It is not uncommon today to see churches have special meetings for a wide variety of things such as self-improvement seminars, financial security, and how to raise money for the church. However, not once have I received a phone call or played back a message from someone hoping to edify the brethren with the word of God. The fact is, none of these specialists specialize in spiritual things. They present a materialistic, worldly concept of the church and religion. The church is a spiritual house designed for spiritual purposes that are accomplished by preaching a spiritual Gospel. A meeting that preaches the word of God is a meeting that can save souls (Acts 11:10; I Cor. 1:18; Rom. 10:14-17).
    What about attendance? There is nothing more detrimental to the success of a Gospel Meeting than a lack of attendance by the local members (except a lack of preaching the Word). We must make it our ambition to be here every night of the meeting. Let me repeat that, we MUST make it our ambition to be here EVERY night of our meeting (Heb. 10:25; Matt. 6:33). So, bring your children. Both parent and child benefit from sound Gospel preaching. The elderly do as well, even though some are unable to drive after dark. So, if you need a ride, don’t let that stop you, just ask!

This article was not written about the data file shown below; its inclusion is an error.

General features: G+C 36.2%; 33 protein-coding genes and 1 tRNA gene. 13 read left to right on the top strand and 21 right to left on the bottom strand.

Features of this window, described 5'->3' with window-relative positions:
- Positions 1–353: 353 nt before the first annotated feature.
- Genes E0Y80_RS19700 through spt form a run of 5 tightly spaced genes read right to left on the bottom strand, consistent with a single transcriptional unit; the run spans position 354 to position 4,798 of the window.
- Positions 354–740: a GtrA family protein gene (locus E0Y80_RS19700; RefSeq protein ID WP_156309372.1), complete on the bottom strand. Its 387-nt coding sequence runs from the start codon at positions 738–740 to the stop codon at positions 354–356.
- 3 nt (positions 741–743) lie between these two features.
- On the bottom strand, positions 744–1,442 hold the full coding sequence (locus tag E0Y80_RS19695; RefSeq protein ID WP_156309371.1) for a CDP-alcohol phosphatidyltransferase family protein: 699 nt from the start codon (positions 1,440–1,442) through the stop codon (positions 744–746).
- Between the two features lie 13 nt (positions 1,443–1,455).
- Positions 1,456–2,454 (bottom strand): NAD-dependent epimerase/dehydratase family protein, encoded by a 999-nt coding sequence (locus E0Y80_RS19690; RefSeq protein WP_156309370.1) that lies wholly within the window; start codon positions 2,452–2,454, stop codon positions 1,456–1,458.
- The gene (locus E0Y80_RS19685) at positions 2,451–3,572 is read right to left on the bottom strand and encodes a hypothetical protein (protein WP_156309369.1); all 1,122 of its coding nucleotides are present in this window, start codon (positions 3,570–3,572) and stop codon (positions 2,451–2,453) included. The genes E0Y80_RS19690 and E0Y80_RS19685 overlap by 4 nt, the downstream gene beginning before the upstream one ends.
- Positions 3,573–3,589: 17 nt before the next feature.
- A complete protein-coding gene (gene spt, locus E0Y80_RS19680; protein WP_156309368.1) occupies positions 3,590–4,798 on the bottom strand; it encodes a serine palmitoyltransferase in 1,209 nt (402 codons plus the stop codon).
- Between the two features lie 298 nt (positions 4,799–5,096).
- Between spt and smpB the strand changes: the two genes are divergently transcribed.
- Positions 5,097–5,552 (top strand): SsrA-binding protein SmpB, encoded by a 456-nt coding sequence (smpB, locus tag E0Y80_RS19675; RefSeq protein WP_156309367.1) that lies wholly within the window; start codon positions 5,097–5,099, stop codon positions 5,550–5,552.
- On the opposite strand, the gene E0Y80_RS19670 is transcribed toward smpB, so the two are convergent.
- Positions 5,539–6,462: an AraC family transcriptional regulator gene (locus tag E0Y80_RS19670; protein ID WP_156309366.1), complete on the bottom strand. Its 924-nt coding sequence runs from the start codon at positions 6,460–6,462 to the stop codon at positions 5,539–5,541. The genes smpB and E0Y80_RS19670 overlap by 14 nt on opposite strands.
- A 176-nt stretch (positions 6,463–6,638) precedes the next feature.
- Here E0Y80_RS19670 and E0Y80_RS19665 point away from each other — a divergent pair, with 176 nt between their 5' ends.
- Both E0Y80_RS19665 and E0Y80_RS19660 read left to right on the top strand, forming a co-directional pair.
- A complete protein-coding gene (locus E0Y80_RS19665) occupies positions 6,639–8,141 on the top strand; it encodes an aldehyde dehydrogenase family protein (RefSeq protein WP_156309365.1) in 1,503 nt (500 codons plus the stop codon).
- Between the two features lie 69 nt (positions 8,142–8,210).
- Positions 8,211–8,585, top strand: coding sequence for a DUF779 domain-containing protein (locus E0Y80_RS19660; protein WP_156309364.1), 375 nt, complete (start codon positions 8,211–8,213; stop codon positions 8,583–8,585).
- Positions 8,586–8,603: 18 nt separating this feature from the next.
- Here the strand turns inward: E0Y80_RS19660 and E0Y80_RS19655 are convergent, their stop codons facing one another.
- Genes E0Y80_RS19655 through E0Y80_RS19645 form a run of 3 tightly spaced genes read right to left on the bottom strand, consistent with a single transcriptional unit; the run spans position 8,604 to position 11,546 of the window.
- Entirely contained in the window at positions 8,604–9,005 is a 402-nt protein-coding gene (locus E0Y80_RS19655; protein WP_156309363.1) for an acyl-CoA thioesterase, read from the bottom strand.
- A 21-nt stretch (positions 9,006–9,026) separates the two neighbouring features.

This type of attendance shows that God is a priority in your life. Any visitors could see how important learning God’s word is to the local members, and how can we expect the visitors to come if we ourselves won’t make the effort?
    Furthermore, we need to encourage our friends, families, neighbors and coworkers to attend the meeting. Although we cannot “hog tie” them and make them come, we can invite them to come. Too many churches today do not have an evangelistic focus and let golden opportunities pass them by. Inviting someone to a meeting is easy.